story and photography by Dan Bisbee
[Moose Ride: Motorcycle Touring from Vermont to Canada was originally published as a Favorite Ride in the March 2009 issue of Rider magazine]
The moose is North America’s largest mammal, and an estimated 7,000 of them call New Hampshire home. They are magnificent creatures, reason enough for my friends Dave, Dakota and I to set out on an autumn motorcycle ride through the northern part of the state to check out the foliage and hopefully spot a moose.
The days were getting short so we set out as soon as the temperature cleared 40 degrees. Moose are most active around dawn and dusk, and we did not wish to encounter one after dark. With bull moose routinely weighing more than the combined mass of our three bikes, we only wanted to meet one on our terms.
We entered New Hampshire from Guildhall, Vermont. Here, in the skinny part of the state, only 30 miles separates Vermont from Maine and the region is referred to as the Great North Woods. Our first stop was in the village of Stark on Route 110. The covered bridge and church have adorned countless postcards and calendars, so we stopped for the obligatory photo. The bridge originally relied on a Paddleford Truss design to support traffic when it was built in 1862. It has since been strengthened with steel I-beams to support modern traffic, while still retaining most of its 19th-century charm. The bridge was built to help parishioners get to the adjacent Union Church, built a few years earlier.
We continued east and turned onto Route 110A, which ends at Route 16. Route 16 is a fine piece of pavement hugging the banks of the Androscoggin River as it meanders through Thirteen Mile Woods Scenic Area. We stopped where some muddy moose tracks crossed the road. No moose, but at least we knew we were in the right area. The road through Thirteen Mile Woods is a popular one with motorcyclists, while the river attracts canoe enthusiasts and fishermen. We met a few of each group as we headed north to Errol.
The town of Errol thrives on outdoor recreation. Fishing and boating are the main draws in the summer, hunting in the fall, and snowmobiling is the preferred mode of transportation in the winter months. We pulled into the parking lot at the Northern Exposure restaurant and went inside for lunch, where we finally spotted a moose. It wasn’t quite what we had in mind, as it was on the menu. We decided to give it a try and were pleasantly surprised by our moose burgers.
After lunch we headed west on Route 26, twisting and turning through the northernmost crossing of the White Mountains to Dixville Notch. The Notch is home to The Balsams Grand Hotel. Nineteenth-century city folk escaped the oppressive heat and humidity of the city by summering in the White Mountains, and several Grand Hotels were constructed to serve these well-heeled travelers. The Balsams has maintained its exquisite level of service for more than 100 years. Judging by the number of high-end European vehicles in the parking lot, they are still doing an outstanding job of catering to affluent travelers in the 21st century.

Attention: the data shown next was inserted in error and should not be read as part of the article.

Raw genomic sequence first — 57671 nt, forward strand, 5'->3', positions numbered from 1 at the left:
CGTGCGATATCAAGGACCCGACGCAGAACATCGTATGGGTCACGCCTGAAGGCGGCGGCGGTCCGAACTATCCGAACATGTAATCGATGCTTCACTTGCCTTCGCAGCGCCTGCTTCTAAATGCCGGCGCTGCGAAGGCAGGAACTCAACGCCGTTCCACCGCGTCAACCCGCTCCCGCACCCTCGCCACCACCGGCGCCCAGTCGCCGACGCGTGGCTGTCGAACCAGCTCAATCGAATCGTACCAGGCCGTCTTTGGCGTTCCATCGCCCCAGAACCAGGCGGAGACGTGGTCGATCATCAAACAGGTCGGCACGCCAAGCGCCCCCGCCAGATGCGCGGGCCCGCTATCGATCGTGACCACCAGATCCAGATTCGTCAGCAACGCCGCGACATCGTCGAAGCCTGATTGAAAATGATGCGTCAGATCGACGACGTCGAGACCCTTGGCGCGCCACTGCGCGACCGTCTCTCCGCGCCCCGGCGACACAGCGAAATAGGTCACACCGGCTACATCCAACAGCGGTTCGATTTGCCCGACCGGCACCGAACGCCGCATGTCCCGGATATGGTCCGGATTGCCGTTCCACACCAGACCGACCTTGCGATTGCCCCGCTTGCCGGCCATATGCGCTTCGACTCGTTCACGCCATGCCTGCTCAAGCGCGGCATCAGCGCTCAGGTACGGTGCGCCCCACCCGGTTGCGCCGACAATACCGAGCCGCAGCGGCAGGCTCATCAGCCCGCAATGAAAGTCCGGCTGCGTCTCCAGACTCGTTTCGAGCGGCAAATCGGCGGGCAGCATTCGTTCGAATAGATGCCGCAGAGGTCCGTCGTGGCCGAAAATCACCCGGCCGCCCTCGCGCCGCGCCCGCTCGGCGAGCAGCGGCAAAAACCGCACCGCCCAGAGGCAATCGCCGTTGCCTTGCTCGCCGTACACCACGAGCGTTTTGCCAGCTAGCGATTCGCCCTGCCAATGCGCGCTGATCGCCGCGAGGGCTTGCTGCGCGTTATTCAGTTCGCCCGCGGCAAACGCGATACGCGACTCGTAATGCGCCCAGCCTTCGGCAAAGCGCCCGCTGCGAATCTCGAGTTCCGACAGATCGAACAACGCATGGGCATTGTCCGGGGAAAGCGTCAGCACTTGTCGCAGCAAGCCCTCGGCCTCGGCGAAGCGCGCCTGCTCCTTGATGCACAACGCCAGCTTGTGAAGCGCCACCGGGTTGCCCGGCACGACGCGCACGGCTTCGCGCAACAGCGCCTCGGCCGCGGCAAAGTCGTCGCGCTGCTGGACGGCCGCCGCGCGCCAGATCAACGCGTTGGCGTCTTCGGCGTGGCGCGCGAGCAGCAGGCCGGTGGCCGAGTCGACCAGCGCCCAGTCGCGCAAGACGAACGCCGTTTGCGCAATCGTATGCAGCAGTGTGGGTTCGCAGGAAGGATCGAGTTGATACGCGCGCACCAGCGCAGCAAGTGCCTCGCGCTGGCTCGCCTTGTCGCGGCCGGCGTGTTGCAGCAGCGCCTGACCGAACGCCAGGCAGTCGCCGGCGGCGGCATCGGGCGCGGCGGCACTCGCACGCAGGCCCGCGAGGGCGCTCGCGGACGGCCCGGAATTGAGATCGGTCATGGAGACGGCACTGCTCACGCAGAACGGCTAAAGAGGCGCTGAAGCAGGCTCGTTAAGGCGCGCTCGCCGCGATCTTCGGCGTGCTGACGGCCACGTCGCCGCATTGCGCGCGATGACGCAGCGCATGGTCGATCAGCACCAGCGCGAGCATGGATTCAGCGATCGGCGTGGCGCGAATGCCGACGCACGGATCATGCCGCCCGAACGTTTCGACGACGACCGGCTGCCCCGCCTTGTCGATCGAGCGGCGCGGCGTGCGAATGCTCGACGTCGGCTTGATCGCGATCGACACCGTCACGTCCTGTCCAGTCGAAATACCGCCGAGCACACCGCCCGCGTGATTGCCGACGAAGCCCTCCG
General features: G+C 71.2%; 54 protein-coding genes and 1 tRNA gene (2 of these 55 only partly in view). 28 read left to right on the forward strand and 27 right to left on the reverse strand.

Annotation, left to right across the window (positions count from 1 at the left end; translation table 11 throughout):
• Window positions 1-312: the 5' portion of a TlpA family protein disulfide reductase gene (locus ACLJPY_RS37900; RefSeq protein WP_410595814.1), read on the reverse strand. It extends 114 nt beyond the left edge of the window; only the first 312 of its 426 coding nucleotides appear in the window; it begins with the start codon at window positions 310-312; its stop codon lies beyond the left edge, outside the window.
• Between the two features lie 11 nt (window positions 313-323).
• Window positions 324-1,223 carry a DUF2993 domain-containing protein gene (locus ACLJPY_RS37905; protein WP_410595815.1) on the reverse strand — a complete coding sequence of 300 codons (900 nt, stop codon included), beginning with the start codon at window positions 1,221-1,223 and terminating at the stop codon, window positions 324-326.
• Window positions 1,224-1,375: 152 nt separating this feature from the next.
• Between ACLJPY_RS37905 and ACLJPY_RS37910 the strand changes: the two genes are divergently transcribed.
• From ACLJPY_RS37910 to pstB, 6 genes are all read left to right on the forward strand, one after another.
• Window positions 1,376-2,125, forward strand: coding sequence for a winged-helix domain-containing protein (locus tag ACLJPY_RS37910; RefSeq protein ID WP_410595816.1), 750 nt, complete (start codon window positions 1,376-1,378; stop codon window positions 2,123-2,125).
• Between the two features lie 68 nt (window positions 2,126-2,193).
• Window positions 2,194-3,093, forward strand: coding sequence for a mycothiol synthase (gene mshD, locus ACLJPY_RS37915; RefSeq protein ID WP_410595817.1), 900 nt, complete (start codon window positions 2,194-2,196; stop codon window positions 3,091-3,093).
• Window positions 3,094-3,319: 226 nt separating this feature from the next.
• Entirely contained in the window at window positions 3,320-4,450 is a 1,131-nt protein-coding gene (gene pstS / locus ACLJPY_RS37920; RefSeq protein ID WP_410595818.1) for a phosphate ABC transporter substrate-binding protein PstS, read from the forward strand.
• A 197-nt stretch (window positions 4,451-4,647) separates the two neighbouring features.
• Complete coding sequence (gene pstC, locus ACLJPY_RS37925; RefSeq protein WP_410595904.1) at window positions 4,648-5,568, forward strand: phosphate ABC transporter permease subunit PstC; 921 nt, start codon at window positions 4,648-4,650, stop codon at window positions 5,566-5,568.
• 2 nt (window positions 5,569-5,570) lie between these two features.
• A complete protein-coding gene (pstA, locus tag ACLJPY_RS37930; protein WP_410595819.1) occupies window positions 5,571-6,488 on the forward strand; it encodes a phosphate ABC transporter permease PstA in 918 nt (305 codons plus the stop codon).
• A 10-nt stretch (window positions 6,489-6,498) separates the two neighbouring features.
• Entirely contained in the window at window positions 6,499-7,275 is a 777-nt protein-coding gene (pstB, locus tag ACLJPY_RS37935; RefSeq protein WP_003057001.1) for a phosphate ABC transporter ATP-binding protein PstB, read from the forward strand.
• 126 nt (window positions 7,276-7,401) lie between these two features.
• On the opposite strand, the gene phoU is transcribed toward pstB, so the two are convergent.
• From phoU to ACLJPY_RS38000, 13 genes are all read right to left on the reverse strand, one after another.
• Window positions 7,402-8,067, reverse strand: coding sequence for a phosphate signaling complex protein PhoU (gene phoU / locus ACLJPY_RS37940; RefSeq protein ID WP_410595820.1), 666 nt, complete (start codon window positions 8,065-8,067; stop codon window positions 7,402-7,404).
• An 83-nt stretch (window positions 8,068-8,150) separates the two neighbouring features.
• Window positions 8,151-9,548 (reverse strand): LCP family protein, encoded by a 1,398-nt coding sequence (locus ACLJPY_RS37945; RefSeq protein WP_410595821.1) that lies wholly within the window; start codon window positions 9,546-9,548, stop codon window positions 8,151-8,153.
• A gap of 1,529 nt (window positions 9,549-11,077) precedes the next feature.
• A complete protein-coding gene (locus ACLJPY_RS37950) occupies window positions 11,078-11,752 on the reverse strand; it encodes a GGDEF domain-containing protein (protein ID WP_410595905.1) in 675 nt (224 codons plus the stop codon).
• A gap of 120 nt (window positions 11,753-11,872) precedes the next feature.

In addition to The Balsams, Dixville Notch has one other claim to fame. It hosts the first voting in the national presidential election, with the polls opening at midnight. The polls can close as soon as all registered voters have voted. In 2004, George Bush defeated John Kerry 19 to seven here, with nine absentee ballots.
After leaving The Balsams, Route 26 descends to Colebrook, where we headed south a couple of miles to the Shrine of Our Lady of Grace. In late June, this place vibrates with motorcycles at the annual Blessing of the Bikes, but today it is quiet. Over to the right is a statue entitled “Motorcyclists in Prayer” consisting of a man and a woman kneeling, heads bowed, beside a motorcycle. The inscription reads:
Thank you for the marvel of the motorcycle, a machine of tremendous possibilities. Help me to achieve the skill to control it wisely like a tool shaping a better life for me and those around me.
We left the Shrine and headed toward the Canadian border with a detour on Route 145. This wild roller coaster of a road rises, falls and swoops across the landscape with a thoroughly enjoyable rhythm, and naturally we twisted the throttle a bit. Along this road we crossed the 45th parallel, putting us closer to the North Pole than the Equator. We were sad to see 145 end as it reconnected with Route 3 in Pittsburg.
The 25 miles of Route 3 from Pittsburg to the Canadian border is known as Moose Alley. The “Moose Crossing” signs here are a bit more urgent and we throttled back to cruising mode. Route 3 passes through the Connecticut Lakes region, the source of the Connecticut River. Water from here flows 350 miles south to Long Island Sound. Between the First and Second Connecticut Lakes, we rounded a corner to find three cars pulled over to the side of the road. This could only mean one thing: Moose! We weren’t disappointed. A big bull moose stood less than 100 feet off the road, his antlers spanning 4 feet. He seemed to be staring at something as I snapped a photo. It wasn’t until I looked up from my camera that I saw a cow moose standing in the shadows just 10 feet from the pavement; she calmly drank from a puddle while a crowd of a dozen people looked on. I snapped several more photos, but the images in the viewfinder failed to capture the true beauty and magnificence of these huge beasts. I set the camera down and just watched them for several minutes. Even with all the onlookers, the scene was quiet. A breeze finally shook me from the scene and reminded me that the daylight was getting short, and we still had a hundred miles to go.